Where is the world’s largest Christmas parade? Somewhere in the United States? Sure! But in Brålanda, Sweden we saw one yesterday that might beat most others. It struck us! With amazement!
Arletta: Have you been in Brålanda before?
Ellington: I was here in 1984, at the road café. My wife and I were on our way to the maternity ward in Vänersborg because the labour had begun. We dared take a break for a cup of coffee there. A late August night it was. Yes, and I’ve been there seeing the vast fields. Then I have been out in the bright summer night to listen to night-active birds. Quail and corncrakes.
Brålanda is situated in the middle of the Dalbo plains in Dalsland somewhat north of Göteborg. You see the fields everywhere as far as the eye reaches. In springtime and autumn harvest time you need patience while driving the E45 here. Tractors big as houses and long vehicles with bulky farm machinery or carriages with harvested cereals. They drive slow and you need to take it easy while waiting to be able to overtake some of those.
Now it’s winter, and tractors and other machines are parked in the garage for the year.
But no! Just where the railroad divides the Brålanda community in two, there’s a long winding line of people moving towards the centre. From Skolgatan they come in one line. Along the street of Allégatan they are coming too. And along Storgatan as well. On the other side of the railroad crossing people are thronged. We go there too, and now we hear them.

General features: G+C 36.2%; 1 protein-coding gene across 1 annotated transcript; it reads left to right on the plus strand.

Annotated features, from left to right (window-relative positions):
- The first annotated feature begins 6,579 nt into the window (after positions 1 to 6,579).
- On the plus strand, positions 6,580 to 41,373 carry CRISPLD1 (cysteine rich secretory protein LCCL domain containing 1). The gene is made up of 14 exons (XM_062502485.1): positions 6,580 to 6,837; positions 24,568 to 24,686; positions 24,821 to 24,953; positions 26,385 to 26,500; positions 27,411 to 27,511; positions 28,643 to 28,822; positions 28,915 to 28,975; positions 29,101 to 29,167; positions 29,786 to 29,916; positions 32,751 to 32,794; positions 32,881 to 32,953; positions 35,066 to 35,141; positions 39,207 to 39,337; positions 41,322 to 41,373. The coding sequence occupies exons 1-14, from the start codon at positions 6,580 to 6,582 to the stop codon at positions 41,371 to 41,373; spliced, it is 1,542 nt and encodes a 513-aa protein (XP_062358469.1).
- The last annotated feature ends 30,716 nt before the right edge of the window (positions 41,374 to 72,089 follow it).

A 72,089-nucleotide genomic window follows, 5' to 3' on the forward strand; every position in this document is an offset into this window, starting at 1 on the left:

The tractors. On the side streets they are parked among candy stands, carousels and flickering light arrangements. Along the extension of Storgatan we see more of them. It is impossible to see how far the line extends.
We have come to see Tomteparaden. We are waiting in the company of thousands of others. Someone says ten thousand and yes, we would appreciate it to six thousand, but it’s hard counting them all in the dark, even for me who sometimes try to count how many birds there are in a flock of starlings or jackdaws that cover the whole sky.
When the parade arrives, we have been waiting for an hour in the raw December evening. ”Tomteparaden”, said our friend from Älvängen, who told us about this.” It would be great if the Santas were combined with what Christmas is about.”
Here are Santas in as many variations as you could imagine. They are on wagons, on horses and tractors, and it almost makes us think of a medieval carnival, when we see partially dramatized situations on some of the carriages.
First of all, at the very front, there’s a carriage with flashy advertising messages, and among all those, it’s a bit surprising to read ”Jesus – the best Christmas gift!”
The Santas and the Christmas Goat, the icicles and the great swan remind of other sources of Christmas – a nature-worship with partially pagan roots.
The evangelical message does not dominate the parade at all. However, as it happens, it frames the whole of it.
For just at the end of the parade comes The Christmas star. There’s a group of three people dressed up as a camel, stirring biblical associations. And then a small following of Santas carrying a banner with the same message as we saw on the commercials in the car at the very front: ”Jesus – the best Christmas gift”.
It is advertised as the world’s longest Christmas Parade. And it may well be. In a stately train, the tractors, carriages and other vehicles are more beautiful than you could imagine. They passed past us slowly, in a never-ending stream. A great job this was, and beautiful. We stood amazed in the gray darkness – without feeling the cold – for over an hour while the train was majestically – and jestingly – sweeping by.
Then it was over. And we thought – what a vision! What a venture!
Arletta: Yes! And I thought – what a possibility! Do we dare ask the Brålanda people if they want to invite us all for a snack and a little conversation and small-talk afterwards next time? In Folkets Hus? In the Community Centre? The Church?
Ellington / Arletta